The station where thirty-something music fans can attain their Nirvana

First Day: BBC Radio 6 Music
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The Independent Online

"What a way to start," said Phill Jupitus as he launched the BBC's first music radio station in more than 30 years. "Music democracy in action."

Prospective listeners to Radio 6 Music, the new digital channel, had been invited to vote for the first single to be played and "Burn Baby Burn", by the Northern Ireland band Ash, had been duly elected. As an exercise in democracy this was necessarily a modest affair – not exactly Pop Idol in its electoral scope; there are only 50,000 digital sets out there after all, and if you don't own one then you have to get at Radio 6 through cable or satellite subscription or the internet.

But for those yearning to break free from the totalitarianism of teen pop, the station promises another kind of enfranchisement. This will be, as the in-house shorthand has it, Radio One and a Half – a place for those who are too old for Britney, too young-at-heart for Terry Wogan, for those who will one day be leading retirement home sing-songs of "Police and Thieves" and "I Don't Want To Go To Chelsea".

Jupitus's presence as the station's breakfast DJ might suggest an ironic approach to the playlist – as does his promised interview with "20th- century icon Alan Titchmarsh". But on the evidence of the first few hours broadcast, this is less Never Mind the Buzzcocks, more "Remember the Buzzcocks? Wasn't 'Orgasm Addict' underrated?"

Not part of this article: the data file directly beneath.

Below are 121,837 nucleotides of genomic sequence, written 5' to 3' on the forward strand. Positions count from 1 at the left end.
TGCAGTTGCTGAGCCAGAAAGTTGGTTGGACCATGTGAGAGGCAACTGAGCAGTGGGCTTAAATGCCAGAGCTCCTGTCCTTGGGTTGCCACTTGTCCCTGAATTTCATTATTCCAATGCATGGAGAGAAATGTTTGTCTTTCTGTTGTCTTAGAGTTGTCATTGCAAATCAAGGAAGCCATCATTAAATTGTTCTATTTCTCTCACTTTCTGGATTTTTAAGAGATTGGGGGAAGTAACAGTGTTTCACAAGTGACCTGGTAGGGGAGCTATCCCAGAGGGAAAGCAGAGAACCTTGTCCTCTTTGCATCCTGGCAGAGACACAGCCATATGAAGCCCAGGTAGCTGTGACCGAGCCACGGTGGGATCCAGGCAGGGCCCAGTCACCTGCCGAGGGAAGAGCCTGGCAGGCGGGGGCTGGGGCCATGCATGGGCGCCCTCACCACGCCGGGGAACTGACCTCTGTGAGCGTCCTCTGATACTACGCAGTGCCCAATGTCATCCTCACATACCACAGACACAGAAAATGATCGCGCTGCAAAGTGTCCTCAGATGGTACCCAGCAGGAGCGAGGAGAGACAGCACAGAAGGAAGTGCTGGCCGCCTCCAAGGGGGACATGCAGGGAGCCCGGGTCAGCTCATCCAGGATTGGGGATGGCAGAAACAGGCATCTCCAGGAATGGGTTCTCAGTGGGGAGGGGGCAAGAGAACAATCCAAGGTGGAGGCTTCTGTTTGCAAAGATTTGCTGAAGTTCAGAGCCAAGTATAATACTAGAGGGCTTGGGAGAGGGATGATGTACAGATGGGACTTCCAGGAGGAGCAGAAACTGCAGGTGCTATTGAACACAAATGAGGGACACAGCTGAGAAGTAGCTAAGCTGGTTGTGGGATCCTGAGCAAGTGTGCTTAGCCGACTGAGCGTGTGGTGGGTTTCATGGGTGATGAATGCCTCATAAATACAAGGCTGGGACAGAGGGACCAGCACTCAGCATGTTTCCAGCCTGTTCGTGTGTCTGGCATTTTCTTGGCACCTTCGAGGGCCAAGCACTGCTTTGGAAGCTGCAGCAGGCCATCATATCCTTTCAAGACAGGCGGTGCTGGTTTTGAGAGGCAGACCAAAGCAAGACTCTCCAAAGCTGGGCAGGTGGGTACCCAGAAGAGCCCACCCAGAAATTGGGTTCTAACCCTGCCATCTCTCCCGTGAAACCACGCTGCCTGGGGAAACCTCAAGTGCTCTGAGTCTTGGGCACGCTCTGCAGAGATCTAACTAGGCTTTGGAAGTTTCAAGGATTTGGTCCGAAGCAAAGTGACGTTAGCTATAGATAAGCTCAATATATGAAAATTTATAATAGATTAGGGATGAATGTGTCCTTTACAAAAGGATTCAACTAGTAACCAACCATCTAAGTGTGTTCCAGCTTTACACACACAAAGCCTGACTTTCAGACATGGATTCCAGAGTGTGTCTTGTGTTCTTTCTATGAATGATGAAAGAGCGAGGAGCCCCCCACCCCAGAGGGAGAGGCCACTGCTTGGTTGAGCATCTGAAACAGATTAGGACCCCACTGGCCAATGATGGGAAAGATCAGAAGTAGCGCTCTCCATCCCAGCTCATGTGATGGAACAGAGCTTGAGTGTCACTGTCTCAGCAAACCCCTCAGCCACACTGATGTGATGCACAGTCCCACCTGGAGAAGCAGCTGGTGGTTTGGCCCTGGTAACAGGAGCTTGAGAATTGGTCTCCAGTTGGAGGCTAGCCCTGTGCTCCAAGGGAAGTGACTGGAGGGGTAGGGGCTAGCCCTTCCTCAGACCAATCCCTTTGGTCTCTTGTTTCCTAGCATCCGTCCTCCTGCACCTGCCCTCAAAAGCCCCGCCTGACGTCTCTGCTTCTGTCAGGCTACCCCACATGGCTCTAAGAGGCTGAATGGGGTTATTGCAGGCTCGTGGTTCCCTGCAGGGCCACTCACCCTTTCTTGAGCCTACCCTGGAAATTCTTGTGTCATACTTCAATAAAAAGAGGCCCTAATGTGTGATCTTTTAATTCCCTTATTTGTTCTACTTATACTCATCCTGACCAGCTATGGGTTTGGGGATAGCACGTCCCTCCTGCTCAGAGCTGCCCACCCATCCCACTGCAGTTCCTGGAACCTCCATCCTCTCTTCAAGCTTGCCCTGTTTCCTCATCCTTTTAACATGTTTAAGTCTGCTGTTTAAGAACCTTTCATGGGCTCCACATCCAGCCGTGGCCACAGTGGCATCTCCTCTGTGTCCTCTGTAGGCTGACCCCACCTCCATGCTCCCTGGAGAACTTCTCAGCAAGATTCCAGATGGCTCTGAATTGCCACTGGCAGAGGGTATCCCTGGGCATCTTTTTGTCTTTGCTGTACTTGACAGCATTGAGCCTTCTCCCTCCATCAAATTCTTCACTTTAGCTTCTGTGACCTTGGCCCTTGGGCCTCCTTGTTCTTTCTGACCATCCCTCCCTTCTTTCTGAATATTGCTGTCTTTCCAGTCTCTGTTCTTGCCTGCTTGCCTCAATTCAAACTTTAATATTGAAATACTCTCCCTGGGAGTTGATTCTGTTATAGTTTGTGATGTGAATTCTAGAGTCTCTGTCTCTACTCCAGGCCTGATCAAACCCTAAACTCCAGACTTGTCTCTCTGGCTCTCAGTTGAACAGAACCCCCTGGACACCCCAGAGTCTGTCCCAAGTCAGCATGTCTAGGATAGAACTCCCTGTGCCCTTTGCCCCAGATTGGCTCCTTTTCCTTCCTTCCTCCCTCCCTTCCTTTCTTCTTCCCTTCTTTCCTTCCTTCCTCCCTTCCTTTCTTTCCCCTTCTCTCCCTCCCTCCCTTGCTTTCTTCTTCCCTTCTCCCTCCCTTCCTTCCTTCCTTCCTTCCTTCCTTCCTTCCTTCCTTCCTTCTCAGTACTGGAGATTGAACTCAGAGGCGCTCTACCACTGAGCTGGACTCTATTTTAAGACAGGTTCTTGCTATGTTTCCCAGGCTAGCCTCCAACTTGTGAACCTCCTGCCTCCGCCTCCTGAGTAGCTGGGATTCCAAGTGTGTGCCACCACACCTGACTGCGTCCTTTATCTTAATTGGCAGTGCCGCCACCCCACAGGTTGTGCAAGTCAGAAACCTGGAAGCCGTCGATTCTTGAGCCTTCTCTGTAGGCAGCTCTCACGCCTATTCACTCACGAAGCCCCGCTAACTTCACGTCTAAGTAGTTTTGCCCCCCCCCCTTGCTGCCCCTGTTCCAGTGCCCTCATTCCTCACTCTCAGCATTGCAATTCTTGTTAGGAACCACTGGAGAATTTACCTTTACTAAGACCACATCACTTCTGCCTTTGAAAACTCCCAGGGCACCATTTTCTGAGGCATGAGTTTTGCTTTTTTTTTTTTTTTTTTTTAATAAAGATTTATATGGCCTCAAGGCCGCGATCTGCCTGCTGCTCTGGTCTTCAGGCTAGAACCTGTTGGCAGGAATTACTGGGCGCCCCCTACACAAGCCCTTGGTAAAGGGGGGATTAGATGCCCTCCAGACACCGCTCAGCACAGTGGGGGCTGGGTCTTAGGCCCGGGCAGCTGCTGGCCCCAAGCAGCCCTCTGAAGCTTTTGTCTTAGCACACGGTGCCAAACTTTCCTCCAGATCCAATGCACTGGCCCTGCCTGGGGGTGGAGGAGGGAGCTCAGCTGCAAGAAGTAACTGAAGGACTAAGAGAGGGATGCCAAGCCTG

It's a station for the readers of Q and Mojo, in short, for passionate types addicted to the compiling of hierarchical lists and the tracing of musical genealogies (the station will draw heavily on the BBC's rich backlist of studio sessions and live recordings). Gideon Coe, a former GLR DJ who hosts the mid-morning show, offers a regular slot called "Great Lost Albums" and promises to uncover the records the public has overlooked. Liz Kershaw, who takes over from him at 1pm, kicked off her first session with a search for the definitive Neil Young track, which will eventually form part of a 6 Music "fantasy album" compilation. There's even an element of education for wannabe rock geeks, with a regular "Guide to the Genres" and a weekly masterclass on rock icons.

Listeners will be able to indulge their taste for rock disputation by means of the station's internet message boards – which yesterday offered a mix of cautious welcome ("I think so far it's better than Radio 2, sort of.") and purist disgruntlement ("No jazz. Boo."). Messages came from Jeddah, Skipton and Brisbane, testifying to the station's global reach, as well as on-air greetings from a steady queue of punk elder statesmen – including Elvis Costello, Paul Weller and Joe Strummer – all of whom seemed happy to welcome a station that would do its bit to boost their royalty earnings.

Halfway through the morning, to punctuate a Top Six Grunge tracks list, Gideon Coe had played Nirvana's "Smells Like Teen Spirit". On its first day, 6 Music had a very different odour to it – it smelt like reluctant middle-age, and for anyone over 30 it was likely to prove curiously appealing.